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Uniformity in International Labour Law and its effect,post pandemic

The Labour law acts as a tool to promote worker empowerment as well as worker protection. It regulates individual and collective employment relations. Other relevant legislation includes constitutional law, the civil code, the criminal code as well as the supranational ILO Conventions. 

Labour law aims to correct the imbalance of power between the worker and the employer; to prevent the employer from dismissing the worker without good cause; to set up and preserve the processes by which workers are recognized as partners in negotiations about their working conditions etc. 

Labour law aims to prevent a race to the bottom by placing restrictions on the contracting partners’ freedom to contract on whatever terms they wish, and setting minimum standards over safety and pay.

Labour law also regulates the labour market: a country may choose to put legislation in place setting maximum or minimum limits on wages or working hours, either nationally or in particular sectors or industries. 

The major themes in Labour law are the following:

A) Productive Work & Adequate Earnings - Minimum Wage, regular and timely

payment of wages, overtime compensation, compensation for night work, weekend

work and holiday work.

B) Decent Working Hours - Paid annual leave, maximum hours of work (limits on

overtime hours), compensatory holidays for working on weekly/public holidays.

C) Employment Security - Provision of a written statement of particulars at the start of employment, hiring fixed term contract workers for permanent tasks, length of

probation period, notice requirements, severance Pay.

D) Combining Work and Life - Family responsibilities (paternity leave, parental leave,

flex-time options) and maternity protection (maternity leave, free medical care,

salary during leave, exemption from hazardous/arduous work, protection from

dismissal, right to return to same/similar job, nursing/breastfeeding breaks)

E) Safe Working Environment - Health and safety at work (safe workplace, provision of free protective equipment, safety training, labour inspection esp. Occupational

safety and health related)

F) Employment and Sickness/Accidents - Sickness and employment injury (paid sick

leave, access to free medical care, employment security during illness, and work

injury/disability benefit/survivors’ benefits)

G) Social Security – Old - age pensions, invalidity benefit, survivors’ benefit,

unemployment benefit.

H) Equal Treatment at work - Equal pay for work of equal value, sexual harassment

laws, equal treatment in employment and prohibition of discrimination on any

grounds, occupational segregation/right to choose one’s occupation.

I) Children at Work - Minimum age for employment, minimum age for hazardous


J) Forced Labour - Forced labour, worker’s ability to terminate employment, limit to

maximum overtime hours.

K) Social Dialogue/Trade Unions - Right to form and join unions, right to bargain

collectively, and right to strike. 


Information on labour rights is lacking in many economies. Such information gaps may seem convenient for countries with no interest in raising awareness about legislation with the ultimate aim of improving it. The actual victim is the worker who never gets to know about his/her rights. Employers presumably also have no interest in raising a worker’s awareness on labour rights. They might fear that increased compliance leads to heightened cost of doing business.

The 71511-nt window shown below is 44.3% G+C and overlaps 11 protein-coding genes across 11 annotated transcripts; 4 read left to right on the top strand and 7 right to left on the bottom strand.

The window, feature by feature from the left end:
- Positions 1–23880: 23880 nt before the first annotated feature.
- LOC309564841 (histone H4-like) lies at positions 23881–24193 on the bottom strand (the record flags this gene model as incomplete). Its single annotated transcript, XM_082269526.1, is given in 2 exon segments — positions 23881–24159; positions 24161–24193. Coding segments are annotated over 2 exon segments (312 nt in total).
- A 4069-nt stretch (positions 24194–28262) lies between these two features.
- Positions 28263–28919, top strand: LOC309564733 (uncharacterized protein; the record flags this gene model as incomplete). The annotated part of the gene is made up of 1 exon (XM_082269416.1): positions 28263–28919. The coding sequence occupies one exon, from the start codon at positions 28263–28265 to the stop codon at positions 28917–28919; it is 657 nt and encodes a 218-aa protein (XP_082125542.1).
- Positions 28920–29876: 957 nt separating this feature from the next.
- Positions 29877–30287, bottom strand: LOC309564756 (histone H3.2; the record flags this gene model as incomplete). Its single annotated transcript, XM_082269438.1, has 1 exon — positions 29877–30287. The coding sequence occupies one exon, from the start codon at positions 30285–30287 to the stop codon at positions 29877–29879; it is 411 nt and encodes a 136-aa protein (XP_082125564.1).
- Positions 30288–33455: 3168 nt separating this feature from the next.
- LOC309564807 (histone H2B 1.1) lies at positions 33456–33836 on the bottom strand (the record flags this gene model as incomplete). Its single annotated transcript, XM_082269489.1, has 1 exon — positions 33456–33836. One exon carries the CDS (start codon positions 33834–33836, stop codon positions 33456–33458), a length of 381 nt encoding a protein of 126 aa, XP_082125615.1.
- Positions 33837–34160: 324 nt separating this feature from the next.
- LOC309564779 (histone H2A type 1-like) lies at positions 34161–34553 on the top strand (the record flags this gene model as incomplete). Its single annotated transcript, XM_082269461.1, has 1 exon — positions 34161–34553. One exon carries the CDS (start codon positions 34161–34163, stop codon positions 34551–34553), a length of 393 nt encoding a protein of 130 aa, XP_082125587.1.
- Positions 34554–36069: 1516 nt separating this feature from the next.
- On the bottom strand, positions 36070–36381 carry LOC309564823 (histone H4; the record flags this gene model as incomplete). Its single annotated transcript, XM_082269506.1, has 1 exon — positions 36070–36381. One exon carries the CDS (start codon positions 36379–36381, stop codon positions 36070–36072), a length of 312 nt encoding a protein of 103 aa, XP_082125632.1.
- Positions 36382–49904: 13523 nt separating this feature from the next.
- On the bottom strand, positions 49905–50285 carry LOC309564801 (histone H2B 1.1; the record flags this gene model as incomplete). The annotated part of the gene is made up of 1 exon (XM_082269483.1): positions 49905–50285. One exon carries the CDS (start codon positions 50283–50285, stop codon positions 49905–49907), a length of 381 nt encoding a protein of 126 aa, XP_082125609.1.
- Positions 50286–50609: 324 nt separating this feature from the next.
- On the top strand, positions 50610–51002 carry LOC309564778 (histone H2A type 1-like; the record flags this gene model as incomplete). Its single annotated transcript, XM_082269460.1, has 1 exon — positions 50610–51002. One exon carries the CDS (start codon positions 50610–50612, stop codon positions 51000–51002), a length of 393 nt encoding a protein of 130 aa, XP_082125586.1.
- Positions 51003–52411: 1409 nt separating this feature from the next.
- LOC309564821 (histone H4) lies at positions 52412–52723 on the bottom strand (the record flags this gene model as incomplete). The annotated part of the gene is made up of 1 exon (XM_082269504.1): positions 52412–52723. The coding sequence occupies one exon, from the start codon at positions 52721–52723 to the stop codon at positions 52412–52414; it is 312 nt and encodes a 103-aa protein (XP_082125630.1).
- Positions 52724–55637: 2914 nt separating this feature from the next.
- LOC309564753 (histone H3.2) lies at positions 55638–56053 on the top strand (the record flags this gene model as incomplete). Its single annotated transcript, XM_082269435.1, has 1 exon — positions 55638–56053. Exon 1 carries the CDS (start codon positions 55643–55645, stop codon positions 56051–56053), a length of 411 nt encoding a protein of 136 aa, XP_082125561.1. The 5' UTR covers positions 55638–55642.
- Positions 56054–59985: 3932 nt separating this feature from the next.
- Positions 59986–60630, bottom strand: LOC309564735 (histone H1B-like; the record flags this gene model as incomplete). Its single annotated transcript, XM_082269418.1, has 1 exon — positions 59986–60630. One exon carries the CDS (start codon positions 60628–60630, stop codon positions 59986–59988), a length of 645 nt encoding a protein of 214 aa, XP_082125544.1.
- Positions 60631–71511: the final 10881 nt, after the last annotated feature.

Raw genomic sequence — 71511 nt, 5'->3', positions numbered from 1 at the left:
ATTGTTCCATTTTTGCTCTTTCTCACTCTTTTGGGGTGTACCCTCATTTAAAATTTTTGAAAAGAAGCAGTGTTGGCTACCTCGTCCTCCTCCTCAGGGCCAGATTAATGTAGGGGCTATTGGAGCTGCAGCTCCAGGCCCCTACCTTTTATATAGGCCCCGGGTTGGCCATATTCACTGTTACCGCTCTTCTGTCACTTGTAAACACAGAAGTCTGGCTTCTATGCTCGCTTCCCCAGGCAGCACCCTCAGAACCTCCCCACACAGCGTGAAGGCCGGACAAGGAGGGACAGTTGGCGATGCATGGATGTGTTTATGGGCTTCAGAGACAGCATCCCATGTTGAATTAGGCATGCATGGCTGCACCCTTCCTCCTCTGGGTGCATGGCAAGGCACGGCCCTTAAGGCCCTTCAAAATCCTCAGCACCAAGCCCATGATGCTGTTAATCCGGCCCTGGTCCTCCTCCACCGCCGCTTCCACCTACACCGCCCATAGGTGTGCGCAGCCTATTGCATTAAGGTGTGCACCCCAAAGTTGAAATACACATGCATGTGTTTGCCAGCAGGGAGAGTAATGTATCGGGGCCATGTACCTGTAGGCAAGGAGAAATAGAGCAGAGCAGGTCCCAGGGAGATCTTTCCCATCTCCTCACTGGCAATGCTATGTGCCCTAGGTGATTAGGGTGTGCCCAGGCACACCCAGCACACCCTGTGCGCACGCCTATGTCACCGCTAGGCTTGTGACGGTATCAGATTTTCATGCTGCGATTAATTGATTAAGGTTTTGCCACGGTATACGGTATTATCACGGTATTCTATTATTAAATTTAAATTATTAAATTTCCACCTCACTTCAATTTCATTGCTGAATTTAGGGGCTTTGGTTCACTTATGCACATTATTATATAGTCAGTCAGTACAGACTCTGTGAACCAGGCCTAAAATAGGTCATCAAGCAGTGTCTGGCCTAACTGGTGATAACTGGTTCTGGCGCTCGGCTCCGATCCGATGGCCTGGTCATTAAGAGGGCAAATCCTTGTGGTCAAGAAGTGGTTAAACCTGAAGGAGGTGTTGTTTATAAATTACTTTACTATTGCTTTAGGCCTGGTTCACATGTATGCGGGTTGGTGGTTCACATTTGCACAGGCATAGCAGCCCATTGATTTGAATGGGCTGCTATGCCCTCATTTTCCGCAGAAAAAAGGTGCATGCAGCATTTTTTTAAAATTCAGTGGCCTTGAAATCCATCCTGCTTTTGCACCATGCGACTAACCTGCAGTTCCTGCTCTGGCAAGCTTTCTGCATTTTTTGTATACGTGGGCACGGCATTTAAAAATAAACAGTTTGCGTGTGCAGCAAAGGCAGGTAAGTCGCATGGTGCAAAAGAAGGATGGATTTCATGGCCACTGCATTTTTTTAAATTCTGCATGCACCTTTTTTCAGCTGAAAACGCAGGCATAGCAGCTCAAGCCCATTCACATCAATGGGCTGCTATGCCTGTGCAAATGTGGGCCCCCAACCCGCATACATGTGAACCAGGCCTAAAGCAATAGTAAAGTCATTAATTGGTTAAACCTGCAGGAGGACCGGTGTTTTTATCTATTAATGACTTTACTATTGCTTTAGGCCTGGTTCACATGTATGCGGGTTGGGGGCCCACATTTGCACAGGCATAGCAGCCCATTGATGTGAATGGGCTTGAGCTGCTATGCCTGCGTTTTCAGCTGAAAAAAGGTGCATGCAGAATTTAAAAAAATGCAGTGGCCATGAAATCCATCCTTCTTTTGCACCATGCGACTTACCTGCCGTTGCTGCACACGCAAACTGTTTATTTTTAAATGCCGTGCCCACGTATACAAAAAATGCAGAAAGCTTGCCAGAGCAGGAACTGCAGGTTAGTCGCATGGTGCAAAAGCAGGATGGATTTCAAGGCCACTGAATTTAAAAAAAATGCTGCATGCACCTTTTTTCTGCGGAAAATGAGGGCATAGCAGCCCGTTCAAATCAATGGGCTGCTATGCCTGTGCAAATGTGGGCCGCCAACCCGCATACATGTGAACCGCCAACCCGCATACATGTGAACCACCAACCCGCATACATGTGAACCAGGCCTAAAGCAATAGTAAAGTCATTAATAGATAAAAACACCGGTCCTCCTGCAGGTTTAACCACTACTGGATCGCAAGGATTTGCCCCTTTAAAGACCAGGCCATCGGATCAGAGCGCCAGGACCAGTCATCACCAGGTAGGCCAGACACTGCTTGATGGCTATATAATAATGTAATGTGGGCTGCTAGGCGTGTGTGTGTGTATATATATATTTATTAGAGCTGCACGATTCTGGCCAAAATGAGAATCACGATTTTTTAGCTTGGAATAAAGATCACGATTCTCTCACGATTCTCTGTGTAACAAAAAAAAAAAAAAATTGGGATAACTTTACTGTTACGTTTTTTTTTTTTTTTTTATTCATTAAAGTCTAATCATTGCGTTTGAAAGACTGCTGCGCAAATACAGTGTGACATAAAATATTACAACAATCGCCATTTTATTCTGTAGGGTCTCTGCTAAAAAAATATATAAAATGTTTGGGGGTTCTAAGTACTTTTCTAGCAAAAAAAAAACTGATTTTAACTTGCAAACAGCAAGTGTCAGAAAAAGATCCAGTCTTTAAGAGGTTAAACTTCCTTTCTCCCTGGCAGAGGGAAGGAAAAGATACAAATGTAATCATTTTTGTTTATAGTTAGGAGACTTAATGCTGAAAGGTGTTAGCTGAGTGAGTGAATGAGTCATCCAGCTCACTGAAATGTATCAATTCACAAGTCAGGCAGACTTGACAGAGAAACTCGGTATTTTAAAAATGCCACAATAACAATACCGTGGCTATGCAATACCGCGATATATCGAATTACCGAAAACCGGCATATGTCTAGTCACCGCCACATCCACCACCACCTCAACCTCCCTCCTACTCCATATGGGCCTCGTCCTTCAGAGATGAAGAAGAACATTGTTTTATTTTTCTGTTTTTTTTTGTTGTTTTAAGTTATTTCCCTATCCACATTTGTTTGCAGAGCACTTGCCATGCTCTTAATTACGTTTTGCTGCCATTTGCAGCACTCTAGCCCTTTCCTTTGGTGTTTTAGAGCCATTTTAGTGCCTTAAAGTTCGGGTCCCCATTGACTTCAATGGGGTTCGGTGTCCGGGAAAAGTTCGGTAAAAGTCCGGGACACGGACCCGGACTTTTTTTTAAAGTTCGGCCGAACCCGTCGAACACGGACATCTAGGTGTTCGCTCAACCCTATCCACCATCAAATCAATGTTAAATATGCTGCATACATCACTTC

Taking into account the low level of collective representation of workers (especially in

developing countries) and budget-strapped and understaffed labour inspection systems, workers’ rights can be better enforced through a bottom-up approach – based on individual complaints. This approach however requires dissemination of legal knowledge to workers as a pre-condition, or first step towards compliance with the law. Labour legislation, worldwide, requires employers to display abstracts of labour laws.

Changes to dynamics work and employment have resulted in calls for more sustainable management, procedural control, institutional governance, and political accountability. Against this background, there is renewed attention to regulation, its terms, nature and quality, and its role to shape the employment relationship. An important concern for international and comparative human resource management (I/CHRM) is understanding the role of regulation in interacting with these changes and how this varies across within and between countries. Regulation sits at the centre of competing economic and social demands, which are seen as both complementary and irreconcilable, and its complexity needs to be theorized and empirically mapped. 

In an increasingly globalised world, demands for more sustainable management, procedural control, institutional governance and political accountability have resulted in renewed attention to the regulation of work and employment. 

Covid 19 and life of work after it

There has been quite a change in the global perspectives of employment after the pandemic.

“32% of organizations are replacing full-time employees with contingent workers as a cost- saving measure”

A) Increase in remote working  

A recent poll shows that 48% of employees will likely work remotely at least part of the time after COVID-19 versus 30% before the pandemic. As organizations shift to more remote work operations, explore the critical competencies employees will need to collaborate digitally, and be prepared to adjust employee experience strategies. Consider whether and how to shift performance goal-setting and employee evaluations for a remote context. 

B) Expanded data collection 

16% of employers are using technologies more frequently to monitor their employees

through methods such as virtual clocking in and out, tracking work computer usage, and monitoring employee emails or internal communications/chat. While some companies track productivity, others monitor employee engagement and well-being to better understand employee experience.